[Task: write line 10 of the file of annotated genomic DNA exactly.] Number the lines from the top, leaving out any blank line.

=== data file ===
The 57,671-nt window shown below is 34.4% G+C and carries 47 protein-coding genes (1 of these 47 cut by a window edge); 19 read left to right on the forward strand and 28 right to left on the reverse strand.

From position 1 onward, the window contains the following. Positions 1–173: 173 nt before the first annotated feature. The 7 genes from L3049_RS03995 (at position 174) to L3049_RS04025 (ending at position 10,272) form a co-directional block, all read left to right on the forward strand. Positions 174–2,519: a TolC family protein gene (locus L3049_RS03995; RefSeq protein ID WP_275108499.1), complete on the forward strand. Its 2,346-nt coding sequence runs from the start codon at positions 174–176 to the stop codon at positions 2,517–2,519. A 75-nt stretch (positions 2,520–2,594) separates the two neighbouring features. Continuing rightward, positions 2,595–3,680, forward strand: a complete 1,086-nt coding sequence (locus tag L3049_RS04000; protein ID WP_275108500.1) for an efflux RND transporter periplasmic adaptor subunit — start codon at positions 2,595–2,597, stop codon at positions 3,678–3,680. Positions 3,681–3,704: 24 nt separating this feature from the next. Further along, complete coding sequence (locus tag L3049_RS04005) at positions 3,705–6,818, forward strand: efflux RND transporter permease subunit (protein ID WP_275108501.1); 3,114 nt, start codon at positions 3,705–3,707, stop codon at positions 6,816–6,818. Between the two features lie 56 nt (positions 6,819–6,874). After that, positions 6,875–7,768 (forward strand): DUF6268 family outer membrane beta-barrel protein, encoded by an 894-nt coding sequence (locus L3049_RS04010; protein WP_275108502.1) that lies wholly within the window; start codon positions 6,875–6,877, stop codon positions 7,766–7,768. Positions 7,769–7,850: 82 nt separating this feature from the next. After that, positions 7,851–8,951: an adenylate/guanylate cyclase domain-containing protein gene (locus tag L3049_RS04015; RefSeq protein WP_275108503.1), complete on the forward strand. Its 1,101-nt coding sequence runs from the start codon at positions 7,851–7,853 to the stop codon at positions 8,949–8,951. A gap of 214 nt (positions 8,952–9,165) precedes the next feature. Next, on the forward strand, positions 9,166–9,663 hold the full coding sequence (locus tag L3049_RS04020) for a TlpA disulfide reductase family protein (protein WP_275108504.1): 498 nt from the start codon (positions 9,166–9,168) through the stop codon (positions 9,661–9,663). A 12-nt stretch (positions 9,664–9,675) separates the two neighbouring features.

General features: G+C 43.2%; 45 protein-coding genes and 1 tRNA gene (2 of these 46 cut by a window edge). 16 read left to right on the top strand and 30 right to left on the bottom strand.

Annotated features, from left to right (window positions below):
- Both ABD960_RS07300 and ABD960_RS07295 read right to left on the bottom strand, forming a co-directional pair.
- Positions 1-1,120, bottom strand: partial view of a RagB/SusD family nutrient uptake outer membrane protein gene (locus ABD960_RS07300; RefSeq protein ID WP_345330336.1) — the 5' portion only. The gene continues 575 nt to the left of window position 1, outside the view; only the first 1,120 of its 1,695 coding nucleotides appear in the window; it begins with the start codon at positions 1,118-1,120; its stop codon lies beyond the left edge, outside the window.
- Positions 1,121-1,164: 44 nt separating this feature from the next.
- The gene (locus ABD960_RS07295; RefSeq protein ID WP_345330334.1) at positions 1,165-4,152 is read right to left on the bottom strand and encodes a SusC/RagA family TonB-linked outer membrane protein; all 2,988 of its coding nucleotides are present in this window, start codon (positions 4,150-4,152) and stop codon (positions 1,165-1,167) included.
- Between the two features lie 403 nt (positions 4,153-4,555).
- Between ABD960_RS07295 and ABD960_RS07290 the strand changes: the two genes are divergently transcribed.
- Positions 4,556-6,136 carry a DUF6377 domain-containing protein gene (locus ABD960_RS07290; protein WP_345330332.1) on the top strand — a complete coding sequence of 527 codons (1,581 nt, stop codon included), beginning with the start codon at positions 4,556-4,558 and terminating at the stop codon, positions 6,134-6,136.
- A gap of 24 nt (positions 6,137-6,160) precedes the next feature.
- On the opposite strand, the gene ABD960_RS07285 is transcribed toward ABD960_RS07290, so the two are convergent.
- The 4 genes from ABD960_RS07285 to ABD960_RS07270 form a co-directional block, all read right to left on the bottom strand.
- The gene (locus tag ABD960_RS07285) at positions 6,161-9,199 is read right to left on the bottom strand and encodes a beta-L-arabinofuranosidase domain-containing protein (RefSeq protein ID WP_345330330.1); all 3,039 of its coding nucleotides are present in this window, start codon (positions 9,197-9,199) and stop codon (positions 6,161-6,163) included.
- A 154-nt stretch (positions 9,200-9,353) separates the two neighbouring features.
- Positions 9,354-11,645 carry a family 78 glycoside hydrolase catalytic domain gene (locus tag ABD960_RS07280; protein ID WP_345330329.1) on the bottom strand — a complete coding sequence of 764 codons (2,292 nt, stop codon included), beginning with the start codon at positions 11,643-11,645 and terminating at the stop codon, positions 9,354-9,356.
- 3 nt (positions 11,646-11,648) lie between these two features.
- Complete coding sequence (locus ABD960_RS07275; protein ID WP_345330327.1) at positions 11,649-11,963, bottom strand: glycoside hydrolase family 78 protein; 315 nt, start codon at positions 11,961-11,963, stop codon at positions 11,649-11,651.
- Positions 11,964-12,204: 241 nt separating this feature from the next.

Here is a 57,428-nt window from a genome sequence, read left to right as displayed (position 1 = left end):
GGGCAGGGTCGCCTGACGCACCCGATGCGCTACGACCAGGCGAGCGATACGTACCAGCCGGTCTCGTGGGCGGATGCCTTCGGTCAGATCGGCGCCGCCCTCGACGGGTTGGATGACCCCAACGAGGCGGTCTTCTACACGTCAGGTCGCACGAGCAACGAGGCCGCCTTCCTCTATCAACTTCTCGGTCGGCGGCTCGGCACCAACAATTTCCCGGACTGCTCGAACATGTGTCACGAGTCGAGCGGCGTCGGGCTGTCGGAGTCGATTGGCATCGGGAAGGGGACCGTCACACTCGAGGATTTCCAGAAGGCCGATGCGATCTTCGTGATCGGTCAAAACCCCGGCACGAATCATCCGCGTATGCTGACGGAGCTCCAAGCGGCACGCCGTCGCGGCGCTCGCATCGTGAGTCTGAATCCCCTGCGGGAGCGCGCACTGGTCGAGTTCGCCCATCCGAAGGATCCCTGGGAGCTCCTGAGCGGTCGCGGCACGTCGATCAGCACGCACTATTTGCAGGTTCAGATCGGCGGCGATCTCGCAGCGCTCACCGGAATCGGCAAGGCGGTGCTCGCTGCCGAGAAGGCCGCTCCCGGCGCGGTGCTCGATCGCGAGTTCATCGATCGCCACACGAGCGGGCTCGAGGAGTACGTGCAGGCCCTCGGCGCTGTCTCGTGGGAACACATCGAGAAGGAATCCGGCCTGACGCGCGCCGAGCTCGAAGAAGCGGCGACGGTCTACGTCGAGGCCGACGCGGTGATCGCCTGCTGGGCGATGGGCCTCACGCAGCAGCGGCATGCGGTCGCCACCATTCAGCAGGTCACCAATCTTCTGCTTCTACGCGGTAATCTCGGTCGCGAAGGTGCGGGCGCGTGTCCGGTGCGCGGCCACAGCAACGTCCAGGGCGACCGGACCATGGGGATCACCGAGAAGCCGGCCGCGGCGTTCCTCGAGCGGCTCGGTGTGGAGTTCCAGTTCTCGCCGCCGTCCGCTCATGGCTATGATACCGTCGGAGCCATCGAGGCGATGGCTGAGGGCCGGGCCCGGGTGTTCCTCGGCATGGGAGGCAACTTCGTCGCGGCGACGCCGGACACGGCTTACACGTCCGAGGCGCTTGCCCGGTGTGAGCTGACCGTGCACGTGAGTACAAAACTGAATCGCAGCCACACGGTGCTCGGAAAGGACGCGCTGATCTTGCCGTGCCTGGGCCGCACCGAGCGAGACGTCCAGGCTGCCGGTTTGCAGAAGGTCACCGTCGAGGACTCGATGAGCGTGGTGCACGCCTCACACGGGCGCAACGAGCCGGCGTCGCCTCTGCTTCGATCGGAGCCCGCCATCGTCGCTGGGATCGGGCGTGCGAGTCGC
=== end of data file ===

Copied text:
- Between ABD960_RS07295 and ABD960_RS07290 the strand changes: the two genes are divergently transcribed.